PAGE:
Ending political polarization
To the editor:
Polarization is apparent in our deadlocked Congress and among the American electorate. The Left and Right seem to be talking past each other in an atmosphere of mistrust, even outright contempt. This estrangement was examined in detail in the latest installment of Bill Moyers' excellent new TV show in an episode titled "How Do Conservatives and Liberals See the World?" (at BillMoyers.com.)
Economic inequality is an example of a contentious issue that seems to be ignored or minimized by conservatives, but strongly emphasized by liberals and the Occupy Movement.Here's some information.
The celebrated increase of 240,000 jobs in January doesn't really address the pattern of wage stagnation that began in the early 1980s, when union-busting, computerized automation, and off-shoring good-paying jobs started eroding our once-prosperous middle class. Our economy and worker productivity has grown by 55 percent since then, but 80 percent of all the additional income generated has gone to the top 1 percent.For the rest of us, two-income families with debt have now replaced the security of families with a single wage-earner and savings accounts for college and retirement.These conditions worsened with the Great Recession, triggered by irresponsible behavior of unregulated investment bankers.According to the Associated Press, 48 percent of the U.S. population now falls into the low-income or poverty level of earnings.
In partial response, liberals are proposing increases to historically low income taxes now enjoyed by the wealthy, both to support key components of the social contract for retirement, health, and education, and to reduce the national debt.Conservatives call instead for even more corporate domination, even lower taxes on millionaire incomes, and even further cuts to government spending.This, even though government spending at all levels fell by 2.1 percent last year, already dragging down the economy.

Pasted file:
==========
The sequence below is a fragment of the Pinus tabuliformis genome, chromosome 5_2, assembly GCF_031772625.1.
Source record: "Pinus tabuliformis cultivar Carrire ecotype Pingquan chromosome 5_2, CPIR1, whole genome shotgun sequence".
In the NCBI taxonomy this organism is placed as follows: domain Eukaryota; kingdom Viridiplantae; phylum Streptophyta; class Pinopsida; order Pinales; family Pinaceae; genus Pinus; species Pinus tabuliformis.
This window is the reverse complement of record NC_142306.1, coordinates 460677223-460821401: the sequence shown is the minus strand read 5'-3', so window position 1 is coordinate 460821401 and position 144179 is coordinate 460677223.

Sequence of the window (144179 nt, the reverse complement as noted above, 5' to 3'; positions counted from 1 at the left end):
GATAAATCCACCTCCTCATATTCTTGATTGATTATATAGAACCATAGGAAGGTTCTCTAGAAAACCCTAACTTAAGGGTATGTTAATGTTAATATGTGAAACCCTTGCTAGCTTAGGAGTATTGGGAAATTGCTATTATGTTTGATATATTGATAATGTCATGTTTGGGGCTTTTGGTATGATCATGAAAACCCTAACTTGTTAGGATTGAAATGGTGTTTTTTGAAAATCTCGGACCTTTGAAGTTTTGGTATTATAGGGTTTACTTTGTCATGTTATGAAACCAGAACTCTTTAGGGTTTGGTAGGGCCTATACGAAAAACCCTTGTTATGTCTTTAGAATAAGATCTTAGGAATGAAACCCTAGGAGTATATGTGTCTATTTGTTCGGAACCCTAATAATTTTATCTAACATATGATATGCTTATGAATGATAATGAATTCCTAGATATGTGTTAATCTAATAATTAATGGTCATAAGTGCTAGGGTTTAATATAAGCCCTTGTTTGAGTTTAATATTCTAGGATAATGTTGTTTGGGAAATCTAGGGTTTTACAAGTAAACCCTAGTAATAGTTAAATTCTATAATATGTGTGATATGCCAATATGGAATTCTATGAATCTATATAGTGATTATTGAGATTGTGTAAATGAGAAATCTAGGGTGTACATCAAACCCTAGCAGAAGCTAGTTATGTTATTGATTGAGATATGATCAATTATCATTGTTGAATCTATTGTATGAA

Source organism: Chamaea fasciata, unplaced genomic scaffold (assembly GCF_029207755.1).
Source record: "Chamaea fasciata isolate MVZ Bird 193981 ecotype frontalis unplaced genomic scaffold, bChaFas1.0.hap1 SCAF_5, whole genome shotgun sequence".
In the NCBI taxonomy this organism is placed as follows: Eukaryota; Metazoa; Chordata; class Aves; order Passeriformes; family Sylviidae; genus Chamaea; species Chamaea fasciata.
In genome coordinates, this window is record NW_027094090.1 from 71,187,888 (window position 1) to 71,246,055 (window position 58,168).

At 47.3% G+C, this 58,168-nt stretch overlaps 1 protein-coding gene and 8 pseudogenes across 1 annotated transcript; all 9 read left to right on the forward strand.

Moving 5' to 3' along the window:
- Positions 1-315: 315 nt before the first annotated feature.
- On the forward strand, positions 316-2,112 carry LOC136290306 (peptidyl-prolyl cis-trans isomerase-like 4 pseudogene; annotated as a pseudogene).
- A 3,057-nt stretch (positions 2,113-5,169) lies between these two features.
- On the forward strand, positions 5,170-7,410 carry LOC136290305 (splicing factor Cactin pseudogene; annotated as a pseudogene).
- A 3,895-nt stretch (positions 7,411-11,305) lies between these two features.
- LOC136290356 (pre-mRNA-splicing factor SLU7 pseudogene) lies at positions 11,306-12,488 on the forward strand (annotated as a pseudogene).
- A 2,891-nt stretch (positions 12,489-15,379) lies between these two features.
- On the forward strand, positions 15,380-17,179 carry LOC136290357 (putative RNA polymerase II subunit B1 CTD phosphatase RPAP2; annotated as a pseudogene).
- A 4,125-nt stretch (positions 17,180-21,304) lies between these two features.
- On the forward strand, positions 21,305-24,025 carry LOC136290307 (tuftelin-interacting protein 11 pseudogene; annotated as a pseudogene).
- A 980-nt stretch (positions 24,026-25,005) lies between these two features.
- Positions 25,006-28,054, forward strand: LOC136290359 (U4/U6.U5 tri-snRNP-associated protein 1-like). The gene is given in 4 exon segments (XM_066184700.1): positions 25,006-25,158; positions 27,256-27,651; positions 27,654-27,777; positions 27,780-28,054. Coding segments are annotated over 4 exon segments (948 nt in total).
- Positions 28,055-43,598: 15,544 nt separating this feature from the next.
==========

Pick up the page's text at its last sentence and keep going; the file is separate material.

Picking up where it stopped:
Must we wait for the November elections to resolve this? Or can we find it in our hearts to break through the psychology of separation and find creative, meaningful solutions? Is it possible, for example, to achieve the positive cooperation (and resultant economic boom) we witnessed following World War II?
I certainly hope and trust that we can.
Volunteers did so much for kids
To the editor:
Department of Human Services would like to thank everyone that donated time and supplies to create 249 scrapbook pages for life story books for our foster children.
We would also like to thank all the people and businesses that were willing to donate door prizes and food. Thank you for making a difference in a child's life!
Community Development Coordinator, Oregon Department of Human Services, District 13